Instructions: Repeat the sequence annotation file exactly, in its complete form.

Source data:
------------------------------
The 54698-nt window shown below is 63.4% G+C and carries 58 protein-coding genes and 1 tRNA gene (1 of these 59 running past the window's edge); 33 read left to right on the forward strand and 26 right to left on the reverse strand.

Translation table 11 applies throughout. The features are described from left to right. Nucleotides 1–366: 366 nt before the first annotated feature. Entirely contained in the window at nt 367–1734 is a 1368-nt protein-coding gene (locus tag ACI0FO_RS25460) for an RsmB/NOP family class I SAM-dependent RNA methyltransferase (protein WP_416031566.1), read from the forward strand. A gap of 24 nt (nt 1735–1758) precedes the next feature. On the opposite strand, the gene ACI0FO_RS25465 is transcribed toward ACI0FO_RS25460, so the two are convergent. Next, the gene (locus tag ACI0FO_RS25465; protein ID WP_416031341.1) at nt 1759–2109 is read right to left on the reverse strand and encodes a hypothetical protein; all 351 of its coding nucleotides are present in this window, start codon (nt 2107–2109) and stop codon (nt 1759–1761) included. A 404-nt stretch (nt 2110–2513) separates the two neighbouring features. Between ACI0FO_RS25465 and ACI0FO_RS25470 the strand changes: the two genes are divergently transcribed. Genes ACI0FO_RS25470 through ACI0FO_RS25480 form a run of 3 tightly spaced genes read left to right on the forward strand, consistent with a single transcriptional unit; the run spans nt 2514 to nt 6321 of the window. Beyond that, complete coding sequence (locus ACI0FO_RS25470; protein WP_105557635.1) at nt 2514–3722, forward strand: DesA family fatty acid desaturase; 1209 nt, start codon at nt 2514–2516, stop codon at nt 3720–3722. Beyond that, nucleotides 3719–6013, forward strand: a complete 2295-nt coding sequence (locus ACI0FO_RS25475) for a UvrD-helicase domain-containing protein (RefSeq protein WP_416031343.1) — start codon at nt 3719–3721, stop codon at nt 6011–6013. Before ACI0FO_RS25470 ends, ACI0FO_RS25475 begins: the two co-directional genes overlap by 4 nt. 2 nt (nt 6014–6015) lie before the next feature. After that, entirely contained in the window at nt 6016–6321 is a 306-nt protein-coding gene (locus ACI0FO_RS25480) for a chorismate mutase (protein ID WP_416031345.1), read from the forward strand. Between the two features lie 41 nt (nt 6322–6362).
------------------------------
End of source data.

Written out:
The 54698-nt window shown below is 63.4% G+C and carries 58 protein-coding genes and 1 tRNA gene (1 of these 59 running past the window's edge); 33 read left to right on the forward strand and 26 right to left on the reverse strand.

Translation table 11 applies throughout. The features are described from left to right. Nucleotides 1–366: 366 nt before the first annotated feature. Entirely contained in the window at nt 367–1734 is a 1368-nt protein-coding gene (locus tag ACI0FO_RS25460) for an RsmB/NOP family class I SAM-dependent RNA methyltransferase (protein WP_416031566.1), read from the forward strand. A gap of 24 nt (nt 1735–1758) precedes the next feature. On the opposite strand, the gene ACI0FO_RS25465 is transcribed toward ACI0FO_RS25460, so the two are convergent. Next, the gene (locus tag ACI0FO_RS25465; protein ID WP_416031341.1) at nt 1759–2109 is read right to left on the reverse strand and encodes a hypothetical protein; all 351 of its coding nucleotides are present in this window, start codon (nt 2107–2109) and stop codon (nt 1759–1761) included. A 404-nt stretch (nt 2110–2513) separates the two neighbouring features. Between ACI0FO_RS25465 and ACI0FO_RS25470 the strand changes: the two genes are divergently transcribed. Genes ACI0FO_RS25470 through ACI0FO_RS25480 form a run of 3 tightly spaced genes read left to right on the forward strand, consistent with a single transcriptional unit; the run spans nt 2514 to nt 6321 of the window. Beyond that, complete coding sequence (locus ACI0FO_RS25470; protein WP_105557635.1) at nt 2514–3722, forward strand: DesA family fatty acid desaturase; 1209 nt, start codon at nt 2514–2516, stop codon at nt 3720–3722. Beyond that, nucleotides 3719–6013, forward strand: a complete 2295-nt coding sequence (locus ACI0FO_RS25475) for a UvrD-helicase domain-containing protein (RefSeq protein WP_416031343.1) — start codon at nt 3719–3721, stop codon at nt 6011–6013. Before ACI0FO_RS25470 ends, ACI0FO_RS25475 begins: the two co-directional genes overlap by 4 nt. 2 nt (nt 6014–6015) lie before the next feature. After that, entirely contained in the window at nt 6016–6321 is a 306-nt protein-coding gene (locus ACI0FO_RS25480) for a chorismate mutase (protein ID WP_416031345.1), read from the forward strand. Between the two features lie 41 nt (nt 6322–6362).